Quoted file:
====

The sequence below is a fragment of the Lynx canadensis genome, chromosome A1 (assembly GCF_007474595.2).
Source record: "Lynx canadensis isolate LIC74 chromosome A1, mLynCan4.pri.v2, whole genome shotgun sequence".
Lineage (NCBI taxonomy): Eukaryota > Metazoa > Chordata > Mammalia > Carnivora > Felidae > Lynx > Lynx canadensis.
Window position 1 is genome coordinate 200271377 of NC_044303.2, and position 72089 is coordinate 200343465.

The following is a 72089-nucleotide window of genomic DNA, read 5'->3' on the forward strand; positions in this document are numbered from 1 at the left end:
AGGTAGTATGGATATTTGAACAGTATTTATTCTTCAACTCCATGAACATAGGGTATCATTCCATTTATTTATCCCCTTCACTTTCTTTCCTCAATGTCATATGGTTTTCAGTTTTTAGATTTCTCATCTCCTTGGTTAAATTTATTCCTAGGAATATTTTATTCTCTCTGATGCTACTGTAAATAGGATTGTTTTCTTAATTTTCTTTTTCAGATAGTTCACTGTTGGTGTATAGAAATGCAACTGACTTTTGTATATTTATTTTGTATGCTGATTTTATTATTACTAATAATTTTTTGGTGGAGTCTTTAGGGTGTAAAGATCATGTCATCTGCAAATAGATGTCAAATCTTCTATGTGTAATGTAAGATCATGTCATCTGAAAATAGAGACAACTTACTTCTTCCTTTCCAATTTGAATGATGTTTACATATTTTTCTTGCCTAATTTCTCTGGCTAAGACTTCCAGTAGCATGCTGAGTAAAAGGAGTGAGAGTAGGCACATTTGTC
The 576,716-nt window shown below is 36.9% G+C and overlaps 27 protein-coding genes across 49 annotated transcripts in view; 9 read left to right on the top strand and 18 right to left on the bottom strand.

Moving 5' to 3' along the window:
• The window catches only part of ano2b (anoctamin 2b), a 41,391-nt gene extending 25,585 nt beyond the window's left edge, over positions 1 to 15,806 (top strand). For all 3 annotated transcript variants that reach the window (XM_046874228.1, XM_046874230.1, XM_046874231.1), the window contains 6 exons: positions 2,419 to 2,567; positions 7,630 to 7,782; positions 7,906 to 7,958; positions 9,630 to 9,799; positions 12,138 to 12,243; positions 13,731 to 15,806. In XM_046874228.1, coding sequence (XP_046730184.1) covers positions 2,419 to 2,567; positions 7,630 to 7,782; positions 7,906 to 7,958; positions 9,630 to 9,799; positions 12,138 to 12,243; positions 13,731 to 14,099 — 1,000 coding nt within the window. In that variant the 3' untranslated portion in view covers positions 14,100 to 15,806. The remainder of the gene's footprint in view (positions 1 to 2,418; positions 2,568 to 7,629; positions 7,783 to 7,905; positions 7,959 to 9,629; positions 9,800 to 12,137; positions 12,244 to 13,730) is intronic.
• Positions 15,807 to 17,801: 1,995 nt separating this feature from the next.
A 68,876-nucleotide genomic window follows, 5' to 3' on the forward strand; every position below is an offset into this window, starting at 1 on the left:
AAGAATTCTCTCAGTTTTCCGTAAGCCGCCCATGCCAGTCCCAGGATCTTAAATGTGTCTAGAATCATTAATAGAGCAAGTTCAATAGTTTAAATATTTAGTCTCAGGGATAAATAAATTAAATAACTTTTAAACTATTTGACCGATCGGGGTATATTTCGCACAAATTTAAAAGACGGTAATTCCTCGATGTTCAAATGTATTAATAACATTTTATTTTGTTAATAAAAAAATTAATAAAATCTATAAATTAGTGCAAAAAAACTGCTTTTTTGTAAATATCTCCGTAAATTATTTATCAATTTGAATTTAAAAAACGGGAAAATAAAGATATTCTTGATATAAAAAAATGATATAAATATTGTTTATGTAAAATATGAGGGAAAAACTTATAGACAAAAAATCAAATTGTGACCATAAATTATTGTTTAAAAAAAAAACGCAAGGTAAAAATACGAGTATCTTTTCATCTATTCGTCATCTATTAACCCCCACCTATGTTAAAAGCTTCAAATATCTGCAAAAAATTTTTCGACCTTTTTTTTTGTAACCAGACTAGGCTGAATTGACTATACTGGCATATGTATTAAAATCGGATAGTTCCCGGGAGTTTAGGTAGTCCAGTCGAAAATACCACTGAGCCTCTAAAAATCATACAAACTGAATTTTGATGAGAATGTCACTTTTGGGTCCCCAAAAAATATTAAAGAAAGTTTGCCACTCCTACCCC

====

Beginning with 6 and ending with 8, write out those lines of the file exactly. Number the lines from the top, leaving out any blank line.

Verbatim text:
AGGTAGTATGGATATTTGAACAGTATTTATTCTTCAACTCCATGAACATAGGGTATCATTCCATTTATTTATCCCCTTCACTTTCTTTCCTCAATGTCATATGGTTTTCAGTTTTTAGATTTCTCATCTCCTTGGTTAAATTTATTCCTAGGAATATTTTATTCTCTCTGATGCTACTGTAAATAGGATTGTTTTCTTAATTTTCTTTTTCAGATAGTTCACTGTTGGTGTATAGAAATGCAACTGACTTTTGTATATTTATTTTGTATGCTGATTTTATTATTACTAATAATTTTTTGGTGGAGTCTTTAGGGTGTAAAGATCATGTCATCTGCAAATAGATGTCAAATCTTCTATGTGTAATGTAAGATCATGTCATCTGAAAATAGAGACAACTTACTTCTTCCTTTCCAATTTGAATGATGTTTACATATTTTTCTTGCCTAATTTCTCTGGCTAAGACTTCCAGTAGCATGCTGAGTAAAAGGAGTGAGAGTAGGCACATTTGTC
The 576,716-nt window shown below is 36.9% G+C and overlaps 27 protein-coding genes across 49 annotated transcripts in view; 9 read left to right on the top strand and 18 right to left on the bottom strand.

Moving 5' to 3' along the window: